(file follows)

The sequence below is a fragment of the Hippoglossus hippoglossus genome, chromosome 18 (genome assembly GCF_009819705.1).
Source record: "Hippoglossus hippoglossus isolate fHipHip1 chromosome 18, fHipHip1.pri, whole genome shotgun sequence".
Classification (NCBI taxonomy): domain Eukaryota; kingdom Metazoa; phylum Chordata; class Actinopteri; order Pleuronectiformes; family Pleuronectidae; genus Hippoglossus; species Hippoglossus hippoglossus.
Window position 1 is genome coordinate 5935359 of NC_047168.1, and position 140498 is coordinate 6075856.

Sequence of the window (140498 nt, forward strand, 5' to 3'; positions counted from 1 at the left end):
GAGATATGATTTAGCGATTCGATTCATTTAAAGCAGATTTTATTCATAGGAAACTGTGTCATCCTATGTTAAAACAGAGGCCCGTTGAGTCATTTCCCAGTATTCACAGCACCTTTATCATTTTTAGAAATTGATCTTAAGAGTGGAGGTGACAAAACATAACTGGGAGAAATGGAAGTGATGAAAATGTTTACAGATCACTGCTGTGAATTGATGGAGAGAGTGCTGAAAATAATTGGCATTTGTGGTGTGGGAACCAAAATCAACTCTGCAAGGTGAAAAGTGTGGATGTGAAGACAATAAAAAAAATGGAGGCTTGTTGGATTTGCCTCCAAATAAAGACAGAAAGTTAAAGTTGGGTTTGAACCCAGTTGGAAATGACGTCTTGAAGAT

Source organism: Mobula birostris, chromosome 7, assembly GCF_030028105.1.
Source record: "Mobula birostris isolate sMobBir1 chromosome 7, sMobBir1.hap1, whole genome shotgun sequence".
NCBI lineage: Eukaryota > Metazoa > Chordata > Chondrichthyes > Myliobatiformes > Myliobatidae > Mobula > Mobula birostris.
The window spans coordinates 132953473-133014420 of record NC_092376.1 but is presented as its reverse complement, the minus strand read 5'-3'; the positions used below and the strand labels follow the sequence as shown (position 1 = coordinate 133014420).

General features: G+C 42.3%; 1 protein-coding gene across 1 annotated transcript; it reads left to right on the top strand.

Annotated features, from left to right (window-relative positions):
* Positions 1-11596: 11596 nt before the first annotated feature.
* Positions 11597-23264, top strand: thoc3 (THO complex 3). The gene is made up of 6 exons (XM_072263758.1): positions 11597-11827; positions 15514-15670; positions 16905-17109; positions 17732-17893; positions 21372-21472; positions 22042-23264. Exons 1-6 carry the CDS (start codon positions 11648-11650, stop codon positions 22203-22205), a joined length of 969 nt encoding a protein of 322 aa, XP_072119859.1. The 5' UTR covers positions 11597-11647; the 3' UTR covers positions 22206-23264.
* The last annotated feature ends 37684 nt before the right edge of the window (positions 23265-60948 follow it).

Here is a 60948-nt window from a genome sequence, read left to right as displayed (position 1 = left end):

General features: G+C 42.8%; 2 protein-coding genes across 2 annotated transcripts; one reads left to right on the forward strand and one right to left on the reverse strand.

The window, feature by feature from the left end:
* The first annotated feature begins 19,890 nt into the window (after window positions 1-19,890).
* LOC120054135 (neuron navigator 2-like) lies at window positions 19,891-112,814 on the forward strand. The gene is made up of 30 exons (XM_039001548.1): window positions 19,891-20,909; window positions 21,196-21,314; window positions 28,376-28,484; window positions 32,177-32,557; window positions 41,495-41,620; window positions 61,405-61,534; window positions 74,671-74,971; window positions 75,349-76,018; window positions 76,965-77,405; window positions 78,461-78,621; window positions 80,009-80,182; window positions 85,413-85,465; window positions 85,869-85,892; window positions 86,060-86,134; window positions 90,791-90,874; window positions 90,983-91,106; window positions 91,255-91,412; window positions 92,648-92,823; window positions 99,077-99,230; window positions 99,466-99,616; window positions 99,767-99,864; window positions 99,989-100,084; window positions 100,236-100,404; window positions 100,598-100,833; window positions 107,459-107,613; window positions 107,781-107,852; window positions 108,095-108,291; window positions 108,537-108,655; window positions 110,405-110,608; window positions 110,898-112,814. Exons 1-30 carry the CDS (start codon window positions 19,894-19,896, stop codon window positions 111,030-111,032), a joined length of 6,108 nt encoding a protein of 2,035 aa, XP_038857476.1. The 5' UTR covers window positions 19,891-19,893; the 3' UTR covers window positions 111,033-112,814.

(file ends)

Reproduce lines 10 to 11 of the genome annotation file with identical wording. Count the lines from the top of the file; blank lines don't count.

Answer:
The window spans coordinates 132953473-133014420 of record NC_092376.1 but is presented as its reverse complement, the minus strand read 5'-3'; the positions used below and the strand labels follow the sequence as shown (position 1 = coordinate 133014420).

General features: G+C 42.3%; 1 protein-coding gene across 1 annotated transcript; it reads left to right on the top strand.